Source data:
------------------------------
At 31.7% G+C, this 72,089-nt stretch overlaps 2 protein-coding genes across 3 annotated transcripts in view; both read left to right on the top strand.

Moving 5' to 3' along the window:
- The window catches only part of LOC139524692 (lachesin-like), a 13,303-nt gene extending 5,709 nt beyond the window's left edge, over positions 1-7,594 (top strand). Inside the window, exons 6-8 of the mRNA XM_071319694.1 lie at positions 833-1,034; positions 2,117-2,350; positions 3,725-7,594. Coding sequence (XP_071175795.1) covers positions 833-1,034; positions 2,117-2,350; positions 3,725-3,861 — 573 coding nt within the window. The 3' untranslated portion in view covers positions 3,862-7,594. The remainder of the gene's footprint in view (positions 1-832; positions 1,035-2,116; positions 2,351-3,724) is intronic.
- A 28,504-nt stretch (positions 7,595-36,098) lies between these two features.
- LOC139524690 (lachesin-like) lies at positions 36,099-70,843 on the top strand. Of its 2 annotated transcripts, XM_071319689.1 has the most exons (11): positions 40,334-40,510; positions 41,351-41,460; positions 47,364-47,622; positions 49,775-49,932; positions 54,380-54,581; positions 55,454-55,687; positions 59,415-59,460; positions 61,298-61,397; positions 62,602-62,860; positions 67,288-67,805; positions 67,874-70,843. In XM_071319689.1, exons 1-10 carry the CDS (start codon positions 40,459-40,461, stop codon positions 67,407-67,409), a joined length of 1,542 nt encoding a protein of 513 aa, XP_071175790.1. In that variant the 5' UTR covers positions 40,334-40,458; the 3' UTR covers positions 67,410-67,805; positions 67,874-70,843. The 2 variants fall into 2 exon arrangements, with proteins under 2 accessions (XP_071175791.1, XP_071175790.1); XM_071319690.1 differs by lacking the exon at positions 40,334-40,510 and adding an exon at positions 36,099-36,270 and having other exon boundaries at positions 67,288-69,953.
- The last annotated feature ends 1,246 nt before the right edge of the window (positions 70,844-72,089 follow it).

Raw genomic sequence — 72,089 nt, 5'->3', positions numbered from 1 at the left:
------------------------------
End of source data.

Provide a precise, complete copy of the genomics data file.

At 31.7% G+C, this 72,089-nt stretch overlaps 2 protein-coding genes across 3 annotated transcripts in view; both read left to right on the top strand.

Moving 5' to 3' along the window:
- The window catches only part of LOC139524692 (lachesin-like), a 13,303-nt gene extending 5,709 nt beyond the window's left edge, over positions 1-7,594 (top strand). Inside the window, exons 6-8 of the mRNA XM_071319694.1 lie at positions 833-1,034; positions 2,117-2,350; positions 3,725-7,594. Coding sequence (XP_071175795.1) covers positions 833-1,034; positions 2,117-2,350; positions 3,725-3,861 — 573 coding nt within the window. The 3' untranslated portion in view covers positions 3,862-7,594. The remainder of the gene's footprint in view (positions 1-832; positions 1,035-2,116; positions 2,351-3,724) is intronic.
- A 28,504-nt stretch (positions 7,595-36,098) lies between these two features.
- LOC139524690 (lachesin-like) lies at positions 36,099-70,843 on the top strand. Of its 2 annotated transcripts, XM_071319689.1 has the most exons (11): positions 40,334-40,510; positions 41,351-41,460; positions 47,364-47,622; positions 49,775-49,932; positions 54,380-54,581; positions 55,454-55,687; positions 59,415-59,460; positions 61,298-61,397; positions 62,602-62,860; positions 67,288-67,805; positions 67,874-70,843. In XM_071319689.1, exons 1-10 carry the CDS (start codon positions 40,459-40,461, stop codon positions 67,407-67,409), a joined length of 1,542 nt encoding a protein of 513 aa, XP_071175790.1. In that variant the 5' UTR covers positions 40,334-40,458; the 3' UTR covers positions 67,410-67,805; positions 67,874-70,843. The 2 variants fall into 2 exon arrangements, with proteins under 2 accessions (XP_071175791.1, XP_071175790.1); XM_071319690.1 differs by lacking the exon at positions 40,334-40,510 and adding an exon at positions 36,099-36,270 and having other exon boundaries at positions 67,288-69,953.
- The last annotated feature ends 1,246 nt before the right edge of the window (positions 70,844-72,089 follow it).

Raw genomic sequence — 72,089 nt, 5'->3', positions numbered from 1 at the left: